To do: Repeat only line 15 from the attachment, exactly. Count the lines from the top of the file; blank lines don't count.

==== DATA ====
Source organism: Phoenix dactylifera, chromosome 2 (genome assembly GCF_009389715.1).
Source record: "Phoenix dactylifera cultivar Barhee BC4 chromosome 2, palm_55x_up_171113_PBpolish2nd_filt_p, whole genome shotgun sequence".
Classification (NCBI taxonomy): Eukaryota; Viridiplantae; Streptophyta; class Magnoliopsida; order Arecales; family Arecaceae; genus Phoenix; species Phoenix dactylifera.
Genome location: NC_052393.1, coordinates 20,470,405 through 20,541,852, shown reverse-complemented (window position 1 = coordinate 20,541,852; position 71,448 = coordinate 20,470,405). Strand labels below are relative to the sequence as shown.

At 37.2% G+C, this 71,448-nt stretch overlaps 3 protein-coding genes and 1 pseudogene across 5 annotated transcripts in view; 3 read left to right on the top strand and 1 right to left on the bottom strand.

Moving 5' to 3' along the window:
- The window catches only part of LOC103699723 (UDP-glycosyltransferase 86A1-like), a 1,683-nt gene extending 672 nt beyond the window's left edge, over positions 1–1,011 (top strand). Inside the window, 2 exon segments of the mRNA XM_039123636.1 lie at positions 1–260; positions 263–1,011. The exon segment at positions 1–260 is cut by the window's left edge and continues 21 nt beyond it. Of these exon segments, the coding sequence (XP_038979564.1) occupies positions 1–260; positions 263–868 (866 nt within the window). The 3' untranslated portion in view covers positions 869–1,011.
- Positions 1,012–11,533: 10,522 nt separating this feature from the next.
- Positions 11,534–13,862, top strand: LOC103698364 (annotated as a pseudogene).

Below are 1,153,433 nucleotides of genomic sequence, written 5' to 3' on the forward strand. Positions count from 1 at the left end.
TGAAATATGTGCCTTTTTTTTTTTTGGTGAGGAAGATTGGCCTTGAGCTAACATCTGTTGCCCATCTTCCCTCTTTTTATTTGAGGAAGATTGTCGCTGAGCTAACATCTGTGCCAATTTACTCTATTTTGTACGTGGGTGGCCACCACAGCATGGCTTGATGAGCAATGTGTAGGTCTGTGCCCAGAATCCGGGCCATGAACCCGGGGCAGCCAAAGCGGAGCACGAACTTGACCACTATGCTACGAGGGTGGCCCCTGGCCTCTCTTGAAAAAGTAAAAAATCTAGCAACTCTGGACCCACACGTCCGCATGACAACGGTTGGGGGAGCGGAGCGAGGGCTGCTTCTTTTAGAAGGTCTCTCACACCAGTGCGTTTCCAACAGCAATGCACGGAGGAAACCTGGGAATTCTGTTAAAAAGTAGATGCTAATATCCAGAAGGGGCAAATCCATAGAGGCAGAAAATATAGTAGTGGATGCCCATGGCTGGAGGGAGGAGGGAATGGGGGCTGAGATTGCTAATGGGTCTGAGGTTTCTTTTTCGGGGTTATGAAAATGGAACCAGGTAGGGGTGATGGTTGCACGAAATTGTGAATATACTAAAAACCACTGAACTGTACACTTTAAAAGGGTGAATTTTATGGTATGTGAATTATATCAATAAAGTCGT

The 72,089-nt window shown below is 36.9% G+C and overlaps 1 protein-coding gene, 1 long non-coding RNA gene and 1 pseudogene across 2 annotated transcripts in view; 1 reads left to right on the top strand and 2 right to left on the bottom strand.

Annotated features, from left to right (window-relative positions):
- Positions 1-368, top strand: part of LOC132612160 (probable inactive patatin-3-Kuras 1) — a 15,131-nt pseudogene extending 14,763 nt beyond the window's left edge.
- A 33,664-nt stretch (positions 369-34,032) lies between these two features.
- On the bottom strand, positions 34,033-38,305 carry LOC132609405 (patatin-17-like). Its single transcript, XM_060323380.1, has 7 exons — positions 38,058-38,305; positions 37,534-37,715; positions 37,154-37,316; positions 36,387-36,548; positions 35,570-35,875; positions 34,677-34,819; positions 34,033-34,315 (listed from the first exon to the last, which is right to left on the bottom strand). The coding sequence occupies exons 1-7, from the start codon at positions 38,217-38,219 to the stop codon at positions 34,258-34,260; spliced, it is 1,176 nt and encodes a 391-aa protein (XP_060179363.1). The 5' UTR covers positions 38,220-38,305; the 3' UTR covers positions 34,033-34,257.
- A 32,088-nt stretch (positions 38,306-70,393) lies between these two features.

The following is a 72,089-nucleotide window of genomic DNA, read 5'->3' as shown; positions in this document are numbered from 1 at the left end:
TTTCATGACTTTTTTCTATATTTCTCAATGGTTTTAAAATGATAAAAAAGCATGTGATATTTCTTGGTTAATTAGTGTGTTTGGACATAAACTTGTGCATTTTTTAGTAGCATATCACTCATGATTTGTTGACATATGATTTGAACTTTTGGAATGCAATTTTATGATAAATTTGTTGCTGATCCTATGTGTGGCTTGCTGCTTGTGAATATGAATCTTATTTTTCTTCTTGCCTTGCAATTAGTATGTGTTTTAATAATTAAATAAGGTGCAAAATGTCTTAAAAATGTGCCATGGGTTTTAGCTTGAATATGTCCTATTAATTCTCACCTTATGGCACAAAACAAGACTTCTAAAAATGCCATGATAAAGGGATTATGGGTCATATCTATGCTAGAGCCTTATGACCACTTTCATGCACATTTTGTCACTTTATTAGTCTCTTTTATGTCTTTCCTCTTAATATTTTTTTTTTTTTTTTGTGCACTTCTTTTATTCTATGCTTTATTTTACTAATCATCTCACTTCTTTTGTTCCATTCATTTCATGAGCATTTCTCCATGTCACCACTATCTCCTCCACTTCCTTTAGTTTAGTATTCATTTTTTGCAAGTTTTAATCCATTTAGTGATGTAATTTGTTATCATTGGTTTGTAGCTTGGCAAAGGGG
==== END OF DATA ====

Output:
- A 33,664-nt stretch (positions 369-34,032) lies between these two features.